Now, I can’t say that I understand fully understand all that, nor would I be able to calculate it, and I have no idea how accurate it ultimately is.  But I do know this:
 
  1. I think that list does a pretty good job of including most of the greatest defensive center fielders over the past 60+ years (although you could argue for Richie Ashburn (granted, this stat isn't availble for Ashburn's first 5 years) or Gary Pettis)

    and

  2. Andruw Jones is apparently of a different species
 
Is he the greatest defensive center fielder ever?  I don’t know.  I think he has an argument.
 
Would I vote for Andruw Jones for the Hall of Fame?  Well, I went on the record in Reader Posts recently with the 10 I’d vote for on this year’s ballot, plus 2 more that I would include if I had room.  Andruw Jones was not among them.  However…..I think he has an argument from this angle…..there was something special about the way he played center field.  And 434 home runs ain’t bad either.
 
Now, I’d feel better about supporting him if his career hadn’t gone downhill faster than Ingemar Stenmark (there’s a reference for you).  Those last 6 seasons of his career were hard to watch.  
 
To illustrate:
 
  • In part due to establishing success at an early age, his "regular" Similarity Score comps (most similar hitting stats) through age 29 included the likes of Eddie Mathews, Frank Robinson, Ken Griffey Jr., Al Kaline, and Miguel Cabrera among the top 10, with Hank Aaron at #11.  That’s not to say he was as good as they were, but that’s pretty impressive, especially considering that he was also playing a world class center field.
 
However….
 
  • By the end of his career, his top 10 comp list of hitters was reduced to Dale Murphy, Jose Canceso, Joe Carter, Jim Edmonds, Alfonso Soriano, Mark Teixeira, Gil Hodges, Duke Snider, Jason Giambi, and Paul Konerko.  Now, those are still good players…..but that’s a big step down.
 
With the type of start he had to his career, he seemed like he should have been a slam dunk Hall of Famer, perhaps destined for 500 or even 600 home runs and arguably as great a defensive center fielder as we’ve ever seen, but, in the end, there’s something that feels a little disappointing about his career.  He was never really a complete, well-rounded offensive player.  He had some holes in his game.  Early in his career, he seemed like he would be a 30 HR/30 stolen base type of player, but his stolen base aptitude evaporated at way too early an age.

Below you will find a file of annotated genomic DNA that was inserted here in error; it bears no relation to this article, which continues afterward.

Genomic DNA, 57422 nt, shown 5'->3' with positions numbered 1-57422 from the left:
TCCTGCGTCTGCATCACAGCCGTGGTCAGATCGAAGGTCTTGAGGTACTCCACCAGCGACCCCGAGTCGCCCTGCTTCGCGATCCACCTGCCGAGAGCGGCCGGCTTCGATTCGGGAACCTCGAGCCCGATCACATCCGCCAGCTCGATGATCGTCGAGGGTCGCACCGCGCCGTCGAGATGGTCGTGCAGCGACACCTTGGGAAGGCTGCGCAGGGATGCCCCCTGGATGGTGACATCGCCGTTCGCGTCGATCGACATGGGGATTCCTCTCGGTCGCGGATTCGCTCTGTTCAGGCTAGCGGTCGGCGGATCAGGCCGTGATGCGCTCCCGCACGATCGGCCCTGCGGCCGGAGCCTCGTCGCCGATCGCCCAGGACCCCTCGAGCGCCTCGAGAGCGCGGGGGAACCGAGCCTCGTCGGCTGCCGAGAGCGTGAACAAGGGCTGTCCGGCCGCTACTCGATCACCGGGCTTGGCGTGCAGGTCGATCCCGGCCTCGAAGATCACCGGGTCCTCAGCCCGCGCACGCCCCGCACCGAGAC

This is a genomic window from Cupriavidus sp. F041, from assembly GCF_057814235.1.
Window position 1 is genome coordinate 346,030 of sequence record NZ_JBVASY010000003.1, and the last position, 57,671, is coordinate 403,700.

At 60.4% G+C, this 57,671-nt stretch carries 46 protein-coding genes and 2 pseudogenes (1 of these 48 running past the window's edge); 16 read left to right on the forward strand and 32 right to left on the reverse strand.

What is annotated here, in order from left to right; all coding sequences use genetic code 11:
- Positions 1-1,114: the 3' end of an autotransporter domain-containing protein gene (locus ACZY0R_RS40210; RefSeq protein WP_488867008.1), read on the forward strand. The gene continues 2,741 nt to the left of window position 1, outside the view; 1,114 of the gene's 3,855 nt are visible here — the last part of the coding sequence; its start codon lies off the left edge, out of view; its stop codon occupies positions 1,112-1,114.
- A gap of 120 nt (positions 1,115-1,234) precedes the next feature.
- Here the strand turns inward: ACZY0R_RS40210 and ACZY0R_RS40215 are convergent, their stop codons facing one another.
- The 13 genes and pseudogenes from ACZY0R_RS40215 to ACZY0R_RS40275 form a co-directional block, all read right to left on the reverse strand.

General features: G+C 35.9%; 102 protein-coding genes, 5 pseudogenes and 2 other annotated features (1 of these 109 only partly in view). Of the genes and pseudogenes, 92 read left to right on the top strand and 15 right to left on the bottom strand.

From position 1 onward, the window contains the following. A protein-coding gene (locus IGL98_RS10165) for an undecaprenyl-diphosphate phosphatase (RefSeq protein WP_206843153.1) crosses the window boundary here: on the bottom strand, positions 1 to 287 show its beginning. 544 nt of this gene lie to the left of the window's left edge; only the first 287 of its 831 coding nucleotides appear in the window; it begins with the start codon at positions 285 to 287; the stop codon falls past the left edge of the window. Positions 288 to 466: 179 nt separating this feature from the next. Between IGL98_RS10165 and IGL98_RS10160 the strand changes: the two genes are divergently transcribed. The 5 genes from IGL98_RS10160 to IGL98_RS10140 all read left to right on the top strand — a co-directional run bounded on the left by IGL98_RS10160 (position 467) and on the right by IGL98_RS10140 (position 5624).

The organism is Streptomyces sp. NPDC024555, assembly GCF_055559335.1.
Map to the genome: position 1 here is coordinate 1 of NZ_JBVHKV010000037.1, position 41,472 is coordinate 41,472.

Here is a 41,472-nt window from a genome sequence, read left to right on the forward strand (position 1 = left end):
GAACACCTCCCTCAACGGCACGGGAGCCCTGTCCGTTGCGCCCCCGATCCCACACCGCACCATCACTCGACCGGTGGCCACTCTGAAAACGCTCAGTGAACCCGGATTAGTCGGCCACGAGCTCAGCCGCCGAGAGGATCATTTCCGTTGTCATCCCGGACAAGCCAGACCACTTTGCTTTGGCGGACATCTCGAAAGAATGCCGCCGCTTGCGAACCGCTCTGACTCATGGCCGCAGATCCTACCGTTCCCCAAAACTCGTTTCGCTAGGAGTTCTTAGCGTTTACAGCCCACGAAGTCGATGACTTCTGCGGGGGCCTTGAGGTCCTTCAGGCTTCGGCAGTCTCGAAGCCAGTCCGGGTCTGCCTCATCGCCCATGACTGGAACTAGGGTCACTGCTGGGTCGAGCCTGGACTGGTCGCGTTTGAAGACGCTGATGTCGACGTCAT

Still….if anyone thinks Andruw Jones is a Hall of Famer, I’m not going to argue.  He’s certainly someone I think is worth remembering.  I felt like I was watching someone special. 
 
Hope you enjoyed this.  And, again, if you’re interested in running a player through the Hall of Fame Metrics Similarity Score, please post a comment.
 
Thank you for reading,

Dan 
 
 

COMMENTS (47 Comments, most recent shown first)

3for3
The good (great) thing about getting it on BBRef is that it would be updated automatically.
8:09 AM Jan 11th
 
MarisFan61
Dan: If Sean doesn't love it enough, you might look beyond there. In fact, no hyperflattery intended, I think this might in fact be better placed elsewhere, like as some independent thing.

Maybe look to get it in some journal, or anthology, or even to flesh it out further (including with lots of players' lists) for a little book of its own. But I know that trying to do a 'book' is harder and more complicated, in multiple ways.

Much that we see on this site would seem to merit being a book. I remember thinking it about Bill's 'Third Base Tournament' thing of several years ago (hey, here it is.... it turned up immediately by googling; I see that he called it the Brooks Robinson Tournament https://www.billjamesonline.com/article1405/ ) .....as well as various other things that we've had on here.
9:54 PM Jan 10th
 
DMBBHF
Thanks, Maris. If you really think this is worthy, I guess it can't hurt to reach out. I'll try it.

Thanks, and thanks to 3for3 as well for the notion. Guess we'll see if it goes anywhere.....

Dan
9:22 PM Jan 10th
 
MarisFan61
Dan: Sean Forman may be more easily accessible than we might assume.
There have been a couple of times (maybe not extremely recently; not sure) that I sent some kind of pretty routine notification to baseball-ref.com, and got a reply that seemed to be from him personally.
Here's the page for general feedback to them:
https://www.sports-reference.com/feedback/

It includes a box for which of the site's pages you're talking about, but I think you can leave that field blank; if not, I'd just indicate the page of any player that you've worked on.

I agree that this thing is worthy of wider notice.
8:50 PM Jan 10th
 
DMBBHF
3for3,

Thanks for the compliment. Anyone know the best way to get in touch with Sean Forman? :)

Here's the list for Eric Davis. He scores pretty low on all 4:

Score/Name/HOF Std/HOF Monitor/Black Ink/Gray Ink
1000/Eric Davis/27/25/0/61
948/Lu Blue/25/32/0/52
944/Fielder Jones/23/33/0/61
944/Ray Lankford/26/23/1/45
942/Dusty Baker/24/25/0/47
940/Kip Selbach/28/32/1/48
940/Bob Watson/24/28/0/49
936/Kent Hrbek/26/19/0/40
934/Jose Cruz/28/28/3/71
934/Ron Gant/26/44/0/52
934/George Hendrick/23/31/0/68

No Hall of Famers, but an interesting list. It would have been fun if his pal Darryl Strawberry had made it on here (he is on Davis' top 10 regular comp list), but Strawberry is 30/56/7/100 in these categories, which is quite a bit better, and way down the list of comps.